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Learning Management Systems

Report: Consortia-Wide Adoption of Common LMS Improves Efficiency, Reduces Costs

Up-front cost savings and operational efficiencies are two of the main reasons some education consortia adopt a common learning management system (LMS). Over time colleges have also seen pedagogical benefits to using a common LMS, according to a new report from the California Community Colleges Online Education Initiative (CCC OEI) and Mindwires.

In 2015, the CCC OEI selected Canvas by Instructure as its common LMS, and since then more than half of the state's 113 community colleges have announced plans to adopt Canvas. The CCC OEI and Mindwire wrote this report "to curate and describe the primary lessons learned from other consortia that have evaluated similar decisions."

The report, A Retrospective on Implementing Common Course Management Systems: Motivations, Benefits, Drawbacks and Recommendations, is based on interviews with representatives of several higher education consortia that have experience implementing and operating a system-wide LMS, and compares their findings with consortia that have not adopted a common LMS. The report identifies the reasons for adopting a system-wide LMS, as well as benefits, drawbacks and challenges of a common LMS, and it concludes with a list of recommendations for consortia that are considering whether to adopt a system-wide LMS.

While cost savings and operational efficiencies where the two main reason for a common LMS, the report found additional motivations, including equity across large and small institutions, improved negotiating power and centralization of support, professional development and instructional design services.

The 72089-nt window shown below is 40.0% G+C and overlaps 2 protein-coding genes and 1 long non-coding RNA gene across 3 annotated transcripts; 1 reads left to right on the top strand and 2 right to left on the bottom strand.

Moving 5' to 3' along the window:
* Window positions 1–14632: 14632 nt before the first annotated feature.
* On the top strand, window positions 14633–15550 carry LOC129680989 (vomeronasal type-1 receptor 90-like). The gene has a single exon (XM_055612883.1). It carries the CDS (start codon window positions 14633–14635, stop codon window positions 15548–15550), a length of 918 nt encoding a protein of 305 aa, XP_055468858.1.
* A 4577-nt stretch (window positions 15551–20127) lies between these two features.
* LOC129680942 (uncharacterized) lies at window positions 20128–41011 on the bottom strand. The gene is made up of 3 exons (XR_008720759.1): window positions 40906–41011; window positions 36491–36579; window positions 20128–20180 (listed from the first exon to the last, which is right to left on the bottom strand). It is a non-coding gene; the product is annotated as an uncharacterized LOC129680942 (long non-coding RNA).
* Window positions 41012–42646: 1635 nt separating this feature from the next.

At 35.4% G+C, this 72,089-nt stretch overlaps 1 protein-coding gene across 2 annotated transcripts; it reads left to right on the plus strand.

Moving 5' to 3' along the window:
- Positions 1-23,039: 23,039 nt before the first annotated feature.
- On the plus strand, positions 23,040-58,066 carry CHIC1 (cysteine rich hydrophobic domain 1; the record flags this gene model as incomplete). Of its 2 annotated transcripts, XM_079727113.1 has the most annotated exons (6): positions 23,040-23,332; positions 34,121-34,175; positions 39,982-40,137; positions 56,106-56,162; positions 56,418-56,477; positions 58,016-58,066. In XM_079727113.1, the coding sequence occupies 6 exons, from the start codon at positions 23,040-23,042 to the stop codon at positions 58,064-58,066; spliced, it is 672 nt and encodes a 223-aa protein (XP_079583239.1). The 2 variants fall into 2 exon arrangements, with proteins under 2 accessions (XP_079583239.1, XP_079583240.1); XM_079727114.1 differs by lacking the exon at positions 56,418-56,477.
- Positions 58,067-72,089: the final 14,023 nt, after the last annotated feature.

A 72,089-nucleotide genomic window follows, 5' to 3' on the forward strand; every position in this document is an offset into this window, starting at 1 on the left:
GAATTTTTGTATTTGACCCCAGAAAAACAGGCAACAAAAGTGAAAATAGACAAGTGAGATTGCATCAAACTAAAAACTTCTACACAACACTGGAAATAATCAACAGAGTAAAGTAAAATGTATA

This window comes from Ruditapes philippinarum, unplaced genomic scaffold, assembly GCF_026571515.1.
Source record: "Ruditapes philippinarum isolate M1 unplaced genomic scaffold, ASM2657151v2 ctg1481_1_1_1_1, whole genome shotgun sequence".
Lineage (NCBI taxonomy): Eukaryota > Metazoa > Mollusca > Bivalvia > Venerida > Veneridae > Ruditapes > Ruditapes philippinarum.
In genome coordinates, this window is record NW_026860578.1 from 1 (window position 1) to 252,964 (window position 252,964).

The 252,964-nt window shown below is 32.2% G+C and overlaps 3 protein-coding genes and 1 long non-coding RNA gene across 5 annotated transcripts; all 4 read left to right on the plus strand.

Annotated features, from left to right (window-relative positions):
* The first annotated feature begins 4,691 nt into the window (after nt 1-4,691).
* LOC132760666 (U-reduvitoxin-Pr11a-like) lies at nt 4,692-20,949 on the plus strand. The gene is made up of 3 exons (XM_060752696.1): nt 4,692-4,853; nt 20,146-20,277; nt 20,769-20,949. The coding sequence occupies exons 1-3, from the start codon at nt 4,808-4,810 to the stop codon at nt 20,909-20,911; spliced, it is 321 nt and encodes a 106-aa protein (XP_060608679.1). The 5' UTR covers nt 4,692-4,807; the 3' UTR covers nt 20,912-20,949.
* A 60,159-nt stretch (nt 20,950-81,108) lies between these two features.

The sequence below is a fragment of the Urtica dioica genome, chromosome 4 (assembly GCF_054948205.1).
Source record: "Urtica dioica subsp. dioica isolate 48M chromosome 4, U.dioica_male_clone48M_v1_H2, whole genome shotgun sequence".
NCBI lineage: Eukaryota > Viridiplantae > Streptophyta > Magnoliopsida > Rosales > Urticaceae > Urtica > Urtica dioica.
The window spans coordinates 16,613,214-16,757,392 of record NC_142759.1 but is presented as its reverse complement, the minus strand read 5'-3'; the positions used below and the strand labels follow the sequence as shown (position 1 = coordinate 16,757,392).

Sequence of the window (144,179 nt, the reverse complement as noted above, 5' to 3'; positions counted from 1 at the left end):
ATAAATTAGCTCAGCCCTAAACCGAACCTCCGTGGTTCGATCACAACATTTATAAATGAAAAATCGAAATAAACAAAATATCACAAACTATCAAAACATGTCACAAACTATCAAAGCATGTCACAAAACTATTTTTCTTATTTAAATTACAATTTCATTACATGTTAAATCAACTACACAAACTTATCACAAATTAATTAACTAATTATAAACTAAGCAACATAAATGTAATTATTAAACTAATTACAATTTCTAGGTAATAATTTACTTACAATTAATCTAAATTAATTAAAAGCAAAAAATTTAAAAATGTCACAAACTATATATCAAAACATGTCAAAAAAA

As anticipated, the adoption of a common LMS did result in cost savings, operational efficiencies and increased equity. However, the consortia also reported other benefits such as streamlined efforts by instructional designers and course developers, more targeted and scalable professional development efforts, continuity of experience for students and increased access to support services and educational tools. Perhaps surprisingly, use of a common LMS gave individual institutions more flexibility because they had "access to a wider range of tools that can be used to enhance the online learning experience" and "flexibility to define a pedagogical approach within the chosen CMS."

When a common LMS is good, it's very, very good, but when it's bad, it's awful. In other words, when a problem develops with the LMS, it affects everyone. Other drawbacks to using a common LMS include inability to take advantage of strengths of various platforms, lack of adoption of system-wide tools and inconsistent usage. The report also found challenges to a common LMS, such as academic culture within individual institutions, bureaucratic hurdles and balancing central concerns with local needs.

Based on the findings of the report, the authors developed a list of recommendations for consortia that are considering a common LMS:

  • Bridge the potential gap between information technology and education technology teams;
  • Focus on meeting the needs of students and teachers when selecting technology;
  • Facilitate consortia-wide communication and buy-in;
  • Take advantage of vendor support to free up internal resources for instructional design and other projects; and
  • Use a new LMS as an opportunity to redesign courses.

The full report is available on the e-Literate blog within a post by the author.

About the Author

Leila Meyer is a technology writer based in British Columbia. She can be reached at [email protected].

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